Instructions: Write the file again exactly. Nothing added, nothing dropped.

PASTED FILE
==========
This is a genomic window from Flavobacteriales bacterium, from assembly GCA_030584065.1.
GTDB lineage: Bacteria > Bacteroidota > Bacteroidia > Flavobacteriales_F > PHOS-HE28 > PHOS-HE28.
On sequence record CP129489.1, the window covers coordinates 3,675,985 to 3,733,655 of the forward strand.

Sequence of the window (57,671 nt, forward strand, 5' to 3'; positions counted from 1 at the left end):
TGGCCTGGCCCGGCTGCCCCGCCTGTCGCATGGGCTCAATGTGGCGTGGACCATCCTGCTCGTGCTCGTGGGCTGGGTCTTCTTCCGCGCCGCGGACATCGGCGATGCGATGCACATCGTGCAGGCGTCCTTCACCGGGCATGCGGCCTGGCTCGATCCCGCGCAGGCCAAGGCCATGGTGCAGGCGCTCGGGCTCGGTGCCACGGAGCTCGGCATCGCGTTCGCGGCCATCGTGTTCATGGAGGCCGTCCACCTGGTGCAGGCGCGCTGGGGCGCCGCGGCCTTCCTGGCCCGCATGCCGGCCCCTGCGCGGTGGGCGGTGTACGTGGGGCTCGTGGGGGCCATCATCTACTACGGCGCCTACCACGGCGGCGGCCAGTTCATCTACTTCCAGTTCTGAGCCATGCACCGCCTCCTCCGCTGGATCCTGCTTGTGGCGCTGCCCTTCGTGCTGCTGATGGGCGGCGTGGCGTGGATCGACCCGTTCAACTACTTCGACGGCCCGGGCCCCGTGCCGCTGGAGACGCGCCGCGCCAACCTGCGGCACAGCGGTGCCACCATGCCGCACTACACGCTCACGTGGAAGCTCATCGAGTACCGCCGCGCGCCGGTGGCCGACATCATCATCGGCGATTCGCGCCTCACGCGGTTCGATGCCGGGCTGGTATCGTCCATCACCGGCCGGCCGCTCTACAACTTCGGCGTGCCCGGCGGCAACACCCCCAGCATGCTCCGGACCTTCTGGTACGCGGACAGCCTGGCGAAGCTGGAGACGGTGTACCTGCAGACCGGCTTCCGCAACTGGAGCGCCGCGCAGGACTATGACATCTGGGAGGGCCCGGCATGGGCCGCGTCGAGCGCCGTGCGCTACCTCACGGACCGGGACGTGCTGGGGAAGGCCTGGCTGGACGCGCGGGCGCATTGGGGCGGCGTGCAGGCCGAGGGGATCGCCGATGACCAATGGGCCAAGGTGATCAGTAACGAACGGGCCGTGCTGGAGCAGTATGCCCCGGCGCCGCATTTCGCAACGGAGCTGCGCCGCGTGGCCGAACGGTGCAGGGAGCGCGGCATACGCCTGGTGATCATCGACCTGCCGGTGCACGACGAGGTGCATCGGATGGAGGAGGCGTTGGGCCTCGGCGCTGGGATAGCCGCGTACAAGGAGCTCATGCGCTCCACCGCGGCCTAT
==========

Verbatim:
This is a genomic window from Flavobacteriales bacterium, from assembly GCA_030584065.1.
GTDB lineage: Bacteria > Bacteroidota > Bacteroidia > Flavobacteriales_F > PHOS-HE28 > PHOS-HE28.
On sequence record CP129489.1, the window covers coordinates 3,675,985 to 3,733,655 of the forward strand.

Sequence of the window (57,671 nt, forward strand, 5' to 3'; positions counted from 1 at the left end):
TGGCCTGGCCCGGCTGCCCCGCCTGTCGCATGGGCTCAATGTGGCGTGGACCATCCTGCTCGTGCTCGTGGGCTGGGTCTTCTTCCGCGCCGCGGACATCGGCGATGCGATGCACATCGTGCAGGCGTCCTTCACCGGGCATGCGGCCTGGCTCGATCCCGCGCAGGCCAAGGCCATGGTGCAGGCGCTCGGGCTCGGTGCCACGGAGCTCGGCATCGCGTTCGCGGCCATCGTGTTCATGGAGGCCGTCCACCTGGTGCAGGCGCGCTGGGGCGCCGCGGCCTTCCTGGCCCGCATGCCGGCCCCTGCGCGGTGGGCGGTGTACGTGGGGCTCGTGGGGGCCATCATCTACTACGGCGCCTACCACGGCGGCGGCCAGTTCATCTACTTCCAGTTCTGAGCCATGCACCGCCTCCTCCGCTGGATCCTGCTTGTGGCGCTGCCCTTCGTGCTGCTGATGGGCGGCGTGGCGTGGATCGACCCGTTCAACTACTTCGACGGCCCGGGCCCCGTGCCGCTGGAGACGCGCCGCGCCAACCTGCGGCACAGCGGTGCCACCATGCCGCACTACACGCTCACGTGGAAGCTCATCGAGTACCGCCGCGCGCCGGTGGCCGACATCATCATCGGCGATTCGCGCCTCACGCGGTTCGATGCCGGGCTGGTATCGTCCATCACCGGCCGGCCGCTCTACAACTTCGGCGTGCCCGGCGGCAACACCCCCAGCATGCTCCGGACCTTCTGGTACGCGGACAGCCTGGCGAAGCTGGAGACGGTGTACCTGCAGACCGGCTTCCGCAACTGGAGCGCCGCGCAGGACTATGACATCTGGGAGGGCCCGGCATGGGCCGCGTCGAGCGCCGTGCGCTACCTCACGGACCGGGACGTGCTGGGGAAGGCCTGGCTGGACGCGCGGGCGCATTGGGGCGGCGTGCAGGCCGAGGGGATCGCCGATGACCAATGGGCCAAGGTGATCAGTAACGAACGGGCCGTGCTGGAGCAGTATGCCCCGGCGCCGCATTTCGCAACGGAGCTGCGCCGCGTGGCCGAACGGTGCAGGGAGCGCGGCATACGCCTGGTGATCATCGACCTGCCGGTGCACGACGAGGTGCATCGGATGGAGGAGGCGTTGGGCCTCGGCGCTGGGATAGCCGCGTACAAGGAGCTCATGCGCTCCACCGCGGCCTAT